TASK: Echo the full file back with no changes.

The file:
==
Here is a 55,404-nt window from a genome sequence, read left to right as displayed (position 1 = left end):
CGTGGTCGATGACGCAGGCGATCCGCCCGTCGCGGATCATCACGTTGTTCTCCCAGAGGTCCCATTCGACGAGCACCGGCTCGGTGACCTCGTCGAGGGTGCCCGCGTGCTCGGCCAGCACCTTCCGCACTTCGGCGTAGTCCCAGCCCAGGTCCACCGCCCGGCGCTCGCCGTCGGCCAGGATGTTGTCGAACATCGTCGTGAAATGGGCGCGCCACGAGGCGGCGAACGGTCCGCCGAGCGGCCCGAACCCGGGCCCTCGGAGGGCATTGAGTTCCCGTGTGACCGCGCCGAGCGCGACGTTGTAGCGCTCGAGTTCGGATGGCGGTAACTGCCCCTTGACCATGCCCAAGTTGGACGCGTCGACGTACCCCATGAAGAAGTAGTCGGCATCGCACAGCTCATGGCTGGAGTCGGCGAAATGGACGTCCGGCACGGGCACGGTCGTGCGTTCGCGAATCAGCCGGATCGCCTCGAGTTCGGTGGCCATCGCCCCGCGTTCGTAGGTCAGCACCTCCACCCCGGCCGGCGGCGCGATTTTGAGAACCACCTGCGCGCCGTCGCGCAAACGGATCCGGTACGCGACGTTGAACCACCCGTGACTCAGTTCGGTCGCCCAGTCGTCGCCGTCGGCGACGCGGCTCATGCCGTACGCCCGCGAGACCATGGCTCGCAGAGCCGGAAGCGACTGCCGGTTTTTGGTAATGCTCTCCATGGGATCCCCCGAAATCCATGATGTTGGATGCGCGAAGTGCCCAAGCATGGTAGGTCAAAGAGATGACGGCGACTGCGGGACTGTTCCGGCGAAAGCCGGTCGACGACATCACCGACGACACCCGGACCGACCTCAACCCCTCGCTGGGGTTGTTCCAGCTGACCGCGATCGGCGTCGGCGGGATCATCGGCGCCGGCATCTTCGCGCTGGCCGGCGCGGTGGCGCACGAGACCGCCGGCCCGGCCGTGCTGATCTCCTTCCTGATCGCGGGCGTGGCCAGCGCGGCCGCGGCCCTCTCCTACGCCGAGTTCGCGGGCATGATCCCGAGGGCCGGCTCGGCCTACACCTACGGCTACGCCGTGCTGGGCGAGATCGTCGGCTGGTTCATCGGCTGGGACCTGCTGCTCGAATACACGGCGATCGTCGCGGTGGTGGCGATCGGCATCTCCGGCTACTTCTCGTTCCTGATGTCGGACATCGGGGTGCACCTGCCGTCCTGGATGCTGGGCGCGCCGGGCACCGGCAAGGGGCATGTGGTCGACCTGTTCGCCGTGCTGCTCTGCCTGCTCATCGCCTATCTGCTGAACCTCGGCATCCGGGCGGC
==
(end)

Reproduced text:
Here is a 55,404-nt window from a genome sequence, read left to right as displayed (position 1 = left end):
CGTGGTCGATGACGCAGGCGATCCGCCCGTCGCGGATCATCACGTTGTTCTCCCAGAGGTCCCATTCGACGAGCACCGGCTCGGTGACCTCGTCGAGGGTGCCCGCGTGCTCGGCCAGCACCTTCCGCACTTCGGCGTAGTCCCAGCCCAGGTCCACCGCCCGGCGCTCGCCGTCGGCCAGGATGTTGTCGAACATCGTCGTGAAATGGGCGCGCCACGAGGCGGCGAACGGTCCGCCGAGCGGCCCGAACCCGGGCCCTCGGAGGGCATTGAGTTCCCGTGTGACCGCGCCGAGCGCGACGTTGTAGCGCTCGAGTTCGGATGGCGGTAACTGCCCCTTGACCATGCCCAAGTTGGACGCGTCGACGTACCCCATGAAGAAGTAGTCGGCATCGCACAGCTCATGGCTGGAGTCGGCGAAATGGACGTCCGGCACGGGCACGGTCGTGCGTTCGCGAATCAGCCGGATCGCCTCGAGTTCGGTGGCCATCGCCCCGCGTTCGTAGGTCAGCACCTCCACCCCGGCCGGCGGCGCGATTTTGAGAACCACCTGCGCGCCGTCGCGCAAACGGATCCGGTACGCGACGTTGAACCACCCGTGACTCAGTTCGGTCGCCCAGTCGTCGCCGTCGGCGACGCGGCTCATGCCGTACGCCCGCGAGACCATGGCTCGCAGAGCCGGAAGCGACTGCCGGTTTTTGGTAATGCTCTCCATGGGATCCCCCGAAATCCATGATGTTGGATGCGCGAAGTGCCCAAGCATGGTAGGTCAAAGAGATGACGGCGACTGCGGGACTGTTCCGGCGAAAGCCGGTCGACGACATCACCGACGACACCCGGACCGACCTCAACCCCTCGCTGGGGTTGTTCCAGCTGACCGCGATCGGCGTCGGCGGGATCATCGGCGCCGGCATCTTCGCGCTGGCCGGCGCGGTGGCGCACGAGACCGCCGGCCCGGCCGTGCTGATCTCCTTCCTGATCGCGGGCGTGGCCAGCGCGGCCGCGGCCCTCTCCTACGCCGAGTTCGCGGGCATGATCCCGAGGGCCGGCTCGGCCTACACCTACGGCTACGCCGTGCTGGGCGAGATCGTCGGCTGGTTCATCGGCTGGGACCTGCTGCTCGAATACACGGCGATCGTCGCGGTGGTGGCGATCGGCATCTCCGGCTACTTCTCGTTCCTGATGTCGGACATCGGGGTGCACCTGCCGTCCTGGATGCTGGGCGCGCCGGGCACCGGCAAGGGGCATGTGGTCGACCTGTTCGCCGTGCTGCTCTGCCTGCTCATCGCCTATCTGCTGAACCTCGGCATCCGGGCGGC